Laser-based position location systems are entering a new era that is based on quantum mechanics. The research could lead to the dawn of technologies such as entangled lasers that surpass a fundamental limit on the accuracy of classical systems and add a built-in cryptographic capability.
Researchers have developed highly efficient thermal transfer devices that can cool or heat an area thousands of times faster than existing methods. An alloy-based substance can be deposited in microscopic layers on hot spots in electronics or next-generation fiber optic switches to improve their efficiency. The technology also makes possible the creation of tiny, localized heat sources for use in biochemistry, laboratory-on-a-chip systems, and mobile power sources for soldiers.
Engineers have updated and improved a 60-year-old lens antenna technology to create a low-cost, high-gain steerable microwave antenna for satellite tracking applications. Conceived in 1944, the Luneberg lens currently is being employed to maintain two-way satellite contact when a satellite, a receiver or both are moving.
Analysts who must search hours of audio recordings for key words of particular importance to a mission now can find them in a matter of seconds with nearly 100 percent accuracy. Because the technology supports any task that requires the search, analysis and monitoring of voice content, potential customers for the capability range from intelligence organizations looking for terrorist code words to customer service personnel seeking to improve client relations. Additional applications include knowledge management, training and education.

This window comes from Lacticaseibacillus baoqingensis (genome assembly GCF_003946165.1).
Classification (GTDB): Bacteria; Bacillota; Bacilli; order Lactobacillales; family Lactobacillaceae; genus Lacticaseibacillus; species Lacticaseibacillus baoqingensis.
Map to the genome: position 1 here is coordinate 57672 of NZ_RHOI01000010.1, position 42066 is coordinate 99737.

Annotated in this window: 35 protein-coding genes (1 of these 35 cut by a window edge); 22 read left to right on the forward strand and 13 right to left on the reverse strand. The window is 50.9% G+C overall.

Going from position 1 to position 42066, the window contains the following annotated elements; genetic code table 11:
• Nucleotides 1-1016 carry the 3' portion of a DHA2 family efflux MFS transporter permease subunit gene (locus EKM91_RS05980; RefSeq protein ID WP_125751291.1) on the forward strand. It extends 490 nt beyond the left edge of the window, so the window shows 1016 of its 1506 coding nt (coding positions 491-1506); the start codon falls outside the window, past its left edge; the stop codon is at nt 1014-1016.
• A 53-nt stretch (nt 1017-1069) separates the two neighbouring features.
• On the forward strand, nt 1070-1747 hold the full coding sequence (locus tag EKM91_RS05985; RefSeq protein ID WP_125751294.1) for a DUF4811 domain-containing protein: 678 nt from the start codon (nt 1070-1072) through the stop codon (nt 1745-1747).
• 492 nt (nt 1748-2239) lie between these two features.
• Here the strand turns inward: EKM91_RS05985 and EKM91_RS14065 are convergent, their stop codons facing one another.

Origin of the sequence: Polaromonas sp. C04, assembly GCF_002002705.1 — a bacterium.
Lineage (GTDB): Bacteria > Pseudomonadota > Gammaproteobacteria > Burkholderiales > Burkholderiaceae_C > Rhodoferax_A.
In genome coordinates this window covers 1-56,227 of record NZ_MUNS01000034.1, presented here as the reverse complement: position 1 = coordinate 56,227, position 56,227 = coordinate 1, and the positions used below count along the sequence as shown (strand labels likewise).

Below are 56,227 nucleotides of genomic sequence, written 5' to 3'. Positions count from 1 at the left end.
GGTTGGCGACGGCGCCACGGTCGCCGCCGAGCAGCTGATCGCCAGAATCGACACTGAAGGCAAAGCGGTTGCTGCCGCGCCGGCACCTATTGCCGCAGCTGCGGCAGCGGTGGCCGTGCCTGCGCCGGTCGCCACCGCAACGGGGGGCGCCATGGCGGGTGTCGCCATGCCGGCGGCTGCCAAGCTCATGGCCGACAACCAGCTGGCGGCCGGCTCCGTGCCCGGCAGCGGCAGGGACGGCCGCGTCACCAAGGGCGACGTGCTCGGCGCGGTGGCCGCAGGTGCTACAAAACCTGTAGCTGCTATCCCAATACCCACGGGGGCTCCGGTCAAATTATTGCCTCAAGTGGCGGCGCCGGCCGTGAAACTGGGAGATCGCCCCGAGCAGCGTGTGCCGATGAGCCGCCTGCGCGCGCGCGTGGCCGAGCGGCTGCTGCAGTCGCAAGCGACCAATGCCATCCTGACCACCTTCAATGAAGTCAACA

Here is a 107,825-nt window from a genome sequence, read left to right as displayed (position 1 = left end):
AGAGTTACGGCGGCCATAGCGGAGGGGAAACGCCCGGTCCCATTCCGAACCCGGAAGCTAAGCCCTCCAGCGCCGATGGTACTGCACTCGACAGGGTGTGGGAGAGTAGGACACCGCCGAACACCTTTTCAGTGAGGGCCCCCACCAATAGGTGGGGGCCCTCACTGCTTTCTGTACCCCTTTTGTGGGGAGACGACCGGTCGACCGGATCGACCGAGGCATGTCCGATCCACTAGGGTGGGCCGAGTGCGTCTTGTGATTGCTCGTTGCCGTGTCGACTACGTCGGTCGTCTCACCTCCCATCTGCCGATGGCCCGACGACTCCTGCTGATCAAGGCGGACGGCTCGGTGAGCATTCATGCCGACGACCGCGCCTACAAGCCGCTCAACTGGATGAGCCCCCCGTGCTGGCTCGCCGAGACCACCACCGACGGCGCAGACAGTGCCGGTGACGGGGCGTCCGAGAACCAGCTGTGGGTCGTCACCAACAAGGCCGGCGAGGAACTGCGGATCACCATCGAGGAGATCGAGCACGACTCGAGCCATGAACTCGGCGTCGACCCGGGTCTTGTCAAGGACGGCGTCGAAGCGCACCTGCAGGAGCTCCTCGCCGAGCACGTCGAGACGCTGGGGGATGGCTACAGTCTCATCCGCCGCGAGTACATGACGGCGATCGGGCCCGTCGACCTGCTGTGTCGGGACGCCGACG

A project underway aims to develop a variety of nanomaterials that will aid threat detection and neutralization, enhance human performance, provide real-time automated medical treatment and reduce logistical footprint on the battlefield. The materials will be integrated into uniforms to protect soldiers and increase survivability.
Exciting a land mine may not sound like a good idea, but developers of the Seismic Landmine Detection System are doing just that. A group of researchers from the Georgia Tech Research Institute in Atlanta, Georgia, has developed a land mine detection system that sends seismic waves through a minefield, slightly moving the earth and items buried beneath. A noncontacting radar sensor measures the ground displacement to identify and locate plastic anti-personnel or antitank mines.
A new approach to guided munitions may empower small warheads with the same targeting precision employed by larger glide bombs and missiles. The technology takes a low-cost approach to guidance that could improve precision for artillery rounds, mortar shells and grenades for as little as $100 per warhead. Mass-production ultimately could open up the technology for bullets at an even lower cost.